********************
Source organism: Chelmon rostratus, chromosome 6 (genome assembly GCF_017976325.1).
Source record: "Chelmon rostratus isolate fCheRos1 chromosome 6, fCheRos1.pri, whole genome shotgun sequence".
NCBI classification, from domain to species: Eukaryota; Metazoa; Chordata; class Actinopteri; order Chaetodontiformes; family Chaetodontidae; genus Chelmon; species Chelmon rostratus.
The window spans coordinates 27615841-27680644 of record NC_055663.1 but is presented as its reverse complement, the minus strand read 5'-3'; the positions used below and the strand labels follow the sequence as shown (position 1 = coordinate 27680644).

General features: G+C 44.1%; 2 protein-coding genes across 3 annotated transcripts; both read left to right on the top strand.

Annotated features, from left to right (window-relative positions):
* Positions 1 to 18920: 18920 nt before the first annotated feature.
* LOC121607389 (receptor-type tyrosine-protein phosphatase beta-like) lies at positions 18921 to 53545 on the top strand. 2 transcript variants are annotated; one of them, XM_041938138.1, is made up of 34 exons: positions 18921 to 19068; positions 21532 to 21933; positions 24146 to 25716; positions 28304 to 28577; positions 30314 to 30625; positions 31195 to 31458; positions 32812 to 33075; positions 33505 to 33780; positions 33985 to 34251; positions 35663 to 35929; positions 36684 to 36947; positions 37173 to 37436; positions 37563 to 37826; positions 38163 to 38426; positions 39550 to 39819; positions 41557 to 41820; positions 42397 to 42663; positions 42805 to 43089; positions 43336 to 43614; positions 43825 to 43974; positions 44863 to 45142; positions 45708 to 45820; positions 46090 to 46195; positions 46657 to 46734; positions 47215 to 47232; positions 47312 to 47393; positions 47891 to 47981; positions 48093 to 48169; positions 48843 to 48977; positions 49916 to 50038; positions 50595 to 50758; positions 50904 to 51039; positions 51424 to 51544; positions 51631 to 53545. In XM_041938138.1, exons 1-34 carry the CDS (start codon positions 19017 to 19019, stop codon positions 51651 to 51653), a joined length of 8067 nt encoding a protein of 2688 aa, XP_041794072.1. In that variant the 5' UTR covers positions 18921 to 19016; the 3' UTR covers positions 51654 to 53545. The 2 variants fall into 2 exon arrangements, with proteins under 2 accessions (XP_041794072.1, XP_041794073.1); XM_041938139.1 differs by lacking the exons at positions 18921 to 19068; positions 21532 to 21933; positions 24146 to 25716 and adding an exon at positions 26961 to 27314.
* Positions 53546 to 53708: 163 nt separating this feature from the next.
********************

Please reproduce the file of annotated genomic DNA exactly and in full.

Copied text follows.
Source organism: Chelmon rostratus, chromosome 6 (genome assembly GCF_017976325.1).
Source record: "Chelmon rostratus isolate fCheRos1 chromosome 6, fCheRos1.pri, whole genome shotgun sequence".
NCBI classification, from domain to species: Eukaryota; Metazoa; Chordata; class Actinopteri; order Chaetodontiformes; family Chaetodontidae; genus Chelmon; species Chelmon rostratus.
The window spans coordinates 27615841-27680644 of record NC_055663.1 but is presented as its reverse complement, the minus strand read 5'-3'; the positions used below and the strand labels follow the sequence as shown (position 1 = coordinate 27680644).

General features: G+C 44.1%; 2 protein-coding genes across 3 annotated transcripts; both read left to right on the top strand.

Annotated features, from left to right (window-relative positions):
* Positions 1 to 18920: 18920 nt before the first annotated feature.
* LOC121607389 (receptor-type tyrosine-protein phosphatase beta-like) lies at positions 18921 to 53545 on the top strand. 2 transcript variants are annotated; one of them, XM_041938138.1, is made up of 34 exons: positions 18921 to 19068; positions 21532 to 21933; positions 24146 to 25716; positions 28304 to 28577; positions 30314 to 30625; positions 31195 to 31458; positions 32812 to 33075; positions 33505 to 33780; positions 33985 to 34251; positions 35663 to 35929; positions 36684 to 36947; positions 37173 to 37436; positions 37563 to 37826; positions 38163 to 38426; positions 39550 to 39819; positions 41557 to 41820; positions 42397 to 42663; positions 42805 to 43089; positions 43336 to 43614; positions 43825 to 43974; positions 44863 to 45142; positions 45708 to 45820; positions 46090 to 46195; positions 46657 to 46734; positions 47215 to 47232; positions 47312 to 47393; positions 47891 to 47981; positions 48093 to 48169; positions 48843 to 48977; positions 49916 to 50038; positions 50595 to 50758; positions 50904 to 51039; positions 51424 to 51544; positions 51631 to 53545. In XM_041938138.1, exons 1-34 carry the CDS (start codon positions 19017 to 19019, stop codon positions 51651 to 51653), a joined length of 8067 nt encoding a protein of 2688 aa, XP_041794072.1. In that variant the 5' UTR covers positions 18921 to 19016; the 3' UTR covers positions 51654 to 53545. The 2 variants fall into 2 exon arrangements, with proteins under 2 accessions (XP_041794072.1, XP_041794073.1); XM_041938139.1 differs by lacking the exons at positions 18921 to 19068; positions 21532 to 21933; positions 24146 to 25716 and adding an exon at positions 26961 to 27314.
* Positions 53546 to 53708: 163 nt separating this feature from the next.